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Women's Knowledge and Perceptions of the Risks of Excess Weight in Pregnancy

Maternal and infant welfare Body image Obesity Body Mass Index Pacific Area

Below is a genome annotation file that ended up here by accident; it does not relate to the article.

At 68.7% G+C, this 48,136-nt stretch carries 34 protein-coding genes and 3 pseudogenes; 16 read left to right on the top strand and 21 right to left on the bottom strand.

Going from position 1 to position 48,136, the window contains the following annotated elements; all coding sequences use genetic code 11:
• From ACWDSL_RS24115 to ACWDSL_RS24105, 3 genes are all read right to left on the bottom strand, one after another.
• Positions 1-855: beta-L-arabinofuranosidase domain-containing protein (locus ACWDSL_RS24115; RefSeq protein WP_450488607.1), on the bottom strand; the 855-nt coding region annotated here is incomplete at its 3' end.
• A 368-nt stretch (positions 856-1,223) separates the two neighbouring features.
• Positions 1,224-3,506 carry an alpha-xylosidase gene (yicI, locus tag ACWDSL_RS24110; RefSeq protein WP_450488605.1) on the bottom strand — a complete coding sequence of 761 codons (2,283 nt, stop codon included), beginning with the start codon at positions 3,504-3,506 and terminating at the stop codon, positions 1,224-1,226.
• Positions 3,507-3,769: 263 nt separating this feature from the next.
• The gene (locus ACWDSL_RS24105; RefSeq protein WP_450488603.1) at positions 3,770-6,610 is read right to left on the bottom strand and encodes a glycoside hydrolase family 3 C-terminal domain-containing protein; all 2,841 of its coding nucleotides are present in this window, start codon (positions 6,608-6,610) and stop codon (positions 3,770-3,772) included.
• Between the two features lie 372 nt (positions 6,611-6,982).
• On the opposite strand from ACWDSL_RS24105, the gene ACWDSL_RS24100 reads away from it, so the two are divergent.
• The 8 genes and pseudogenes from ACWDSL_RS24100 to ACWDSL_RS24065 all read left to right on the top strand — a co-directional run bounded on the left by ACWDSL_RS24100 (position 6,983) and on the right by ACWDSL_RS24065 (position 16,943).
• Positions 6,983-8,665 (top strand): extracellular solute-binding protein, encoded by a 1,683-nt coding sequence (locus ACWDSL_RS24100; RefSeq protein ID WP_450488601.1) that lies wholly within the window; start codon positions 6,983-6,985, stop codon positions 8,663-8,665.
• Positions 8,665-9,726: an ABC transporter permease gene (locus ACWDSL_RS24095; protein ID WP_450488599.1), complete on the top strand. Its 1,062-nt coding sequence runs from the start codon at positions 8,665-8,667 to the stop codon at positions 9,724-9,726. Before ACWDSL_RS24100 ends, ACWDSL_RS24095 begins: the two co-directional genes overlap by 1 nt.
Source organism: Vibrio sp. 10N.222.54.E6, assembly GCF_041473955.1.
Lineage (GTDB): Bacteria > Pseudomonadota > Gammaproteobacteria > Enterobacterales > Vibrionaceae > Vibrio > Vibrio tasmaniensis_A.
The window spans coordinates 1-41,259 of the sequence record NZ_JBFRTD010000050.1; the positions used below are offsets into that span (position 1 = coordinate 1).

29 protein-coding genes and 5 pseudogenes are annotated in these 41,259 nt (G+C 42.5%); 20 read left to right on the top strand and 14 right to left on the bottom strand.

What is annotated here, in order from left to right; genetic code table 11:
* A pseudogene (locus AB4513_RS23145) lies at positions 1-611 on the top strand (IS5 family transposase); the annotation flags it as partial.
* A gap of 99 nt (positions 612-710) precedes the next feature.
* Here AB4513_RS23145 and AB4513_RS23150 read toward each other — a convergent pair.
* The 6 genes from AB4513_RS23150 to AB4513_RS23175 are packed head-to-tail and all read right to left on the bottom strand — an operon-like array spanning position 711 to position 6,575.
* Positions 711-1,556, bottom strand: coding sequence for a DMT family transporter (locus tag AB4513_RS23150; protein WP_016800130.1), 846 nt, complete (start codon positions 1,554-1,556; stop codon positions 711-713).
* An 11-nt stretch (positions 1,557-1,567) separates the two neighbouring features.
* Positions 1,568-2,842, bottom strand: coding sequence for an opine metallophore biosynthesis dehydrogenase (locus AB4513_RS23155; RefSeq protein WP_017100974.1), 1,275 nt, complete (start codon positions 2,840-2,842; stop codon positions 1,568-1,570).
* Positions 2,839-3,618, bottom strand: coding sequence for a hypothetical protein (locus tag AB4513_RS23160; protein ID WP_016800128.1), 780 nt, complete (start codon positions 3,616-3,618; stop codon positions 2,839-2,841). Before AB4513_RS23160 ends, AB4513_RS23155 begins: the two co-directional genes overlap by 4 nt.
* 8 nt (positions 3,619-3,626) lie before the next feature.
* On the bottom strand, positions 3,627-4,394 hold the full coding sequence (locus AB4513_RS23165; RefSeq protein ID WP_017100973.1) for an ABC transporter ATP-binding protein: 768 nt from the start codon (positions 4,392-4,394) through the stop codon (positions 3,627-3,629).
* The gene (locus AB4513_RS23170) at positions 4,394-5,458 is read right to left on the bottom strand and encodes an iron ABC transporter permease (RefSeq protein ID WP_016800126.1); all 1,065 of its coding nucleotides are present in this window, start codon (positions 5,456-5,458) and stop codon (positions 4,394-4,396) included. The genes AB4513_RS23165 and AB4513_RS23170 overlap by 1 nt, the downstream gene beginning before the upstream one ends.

Aims: The primary aim of this study was to describe pregnant women's perception of increased risk due to excess weight in pregnancy. The secondary aims were: To describe pregnant women's knowledge of weight gain recommendations. To assess the weight of pregnant women and to examine women's knowledge of their own weight. Methods: A cross-sectional, self-administered survey of 411 pregnant women attending a nuchal translucency scan at 11 to 13+6 weeks gestation in four community radiology units in Christchurch during a four month period in 2012. The main outcome measure was knowledge regarding the risks of excess weight in pregnancy. Knowledge related to the risks of smoking in pregnancy was also considered. Following a literature search, nine events/complications of pregnancy were included in the questionnaire: stillbirth, small for gestational age, macrosomia, complicated vaginal delivery, structural anomaly, caesarean section, high blood pressure, gestational diabetes mellitus and shoulder dystocia. Statements related to knowledge of risks were posed as: smoking/excess weight in pregnancy increases your risk of: for example, gestational diabetes. Participants were asked to rate their level of agreement of increased risk on a seven-point likert scale from 'strongly agree' to 'strongly disagree' The option 'I don't know' was also given. For analysis, a panel of three specialist obstetricians identified the answers they considered 'ideal' for each question, i.e. the appropriate level of agreement or disagreement. Sociodemographic data were collected. Participants were asked to identify their BMI status (underweight, normal weight, overweight or obese) and target gestational weight gain. Options for gestational weight gain included the 2009 Institute of Medicine weight gain in pregnancy guidelines and the answers 'I should not gain any weight' and 'it does not matter how much weight I gain'. Participants had their height and weight measured using calibrated equipment and their BMI calculated. Conclusion:This study indicates a number of areas where knowledge is lacking, including the risks of excess weight in pregnancy and appropriate weight gain for pregnancy. This may be exacerbated by the fact a large number of women are not being weighed in early pregnancy and that many women are not aware of their true body size, with the vast majority of overweight and obese women underestimating their body size.

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